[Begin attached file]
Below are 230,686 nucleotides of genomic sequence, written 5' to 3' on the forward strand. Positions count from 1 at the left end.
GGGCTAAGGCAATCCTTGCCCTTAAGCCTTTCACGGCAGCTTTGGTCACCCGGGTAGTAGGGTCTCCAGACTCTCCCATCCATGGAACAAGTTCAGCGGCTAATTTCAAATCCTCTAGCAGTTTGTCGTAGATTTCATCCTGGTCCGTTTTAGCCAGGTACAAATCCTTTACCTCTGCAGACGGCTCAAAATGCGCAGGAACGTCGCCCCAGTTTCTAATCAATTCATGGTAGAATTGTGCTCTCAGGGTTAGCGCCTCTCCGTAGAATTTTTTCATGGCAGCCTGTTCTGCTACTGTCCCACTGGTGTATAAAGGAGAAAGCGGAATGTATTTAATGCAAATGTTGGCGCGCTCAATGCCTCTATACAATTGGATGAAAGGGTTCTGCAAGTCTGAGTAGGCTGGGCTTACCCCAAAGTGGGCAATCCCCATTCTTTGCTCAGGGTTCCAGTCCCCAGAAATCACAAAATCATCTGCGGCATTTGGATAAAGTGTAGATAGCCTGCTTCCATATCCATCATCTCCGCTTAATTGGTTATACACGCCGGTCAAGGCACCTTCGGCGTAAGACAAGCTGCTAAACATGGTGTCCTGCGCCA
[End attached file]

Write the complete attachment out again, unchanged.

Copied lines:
Below are 230,686 nucleotides of genomic sequence, written 5' to 3' on the forward strand. Positions count from 1 at the left end.
GGGCTAAGGCAATCCTTGCCCTTAAGCCTTTCACGGCAGCTTTGGTCACCCGGGTAGTAGGGTCTCCAGACTCTCCCATCCATGGAACAAGTTCAGCGGCTAATTTCAAATCCTCTAGCAGTTTGTCGTAGATTTCATCCTGGTCCGTTTTAGCCAGGTACAAATCCTTTACCTCTGCAGACGGCTCAAAATGCGCAGGAACGTCGCCCCAGTTTCTAATCAATTCATGGTAGAATTGTGCTCTCAGGGTTAGCGCCTCTCCGTAGAATTTTTTCATGGCAGCCTGTTCTGCTACTGTCCCACTGGTGTATAAAGGAGAAAGCGGAATGTATTTAATGCAAATGTTGGCGCGCTCAATGCCTCTATACAATTGGATGAAAGGGTTCTGCAAGTCTGAGTAGGCTGGGCTTACCCCAAAGTGGGCAATCCCCATTCTTTGCTCAGGGTTCCAGTCCCCAGAAATCACAAAATCATCTGCGGCATTTGGATAAAGTGTAGATAGCCTGCTTCCATATCCATCATCTCCGCTTAATTGGTTATACACGCCGGTCAAGGCACCTTCGGCGTAAGACAAGCTGCTAAACATGGTGTCCTGCGCCA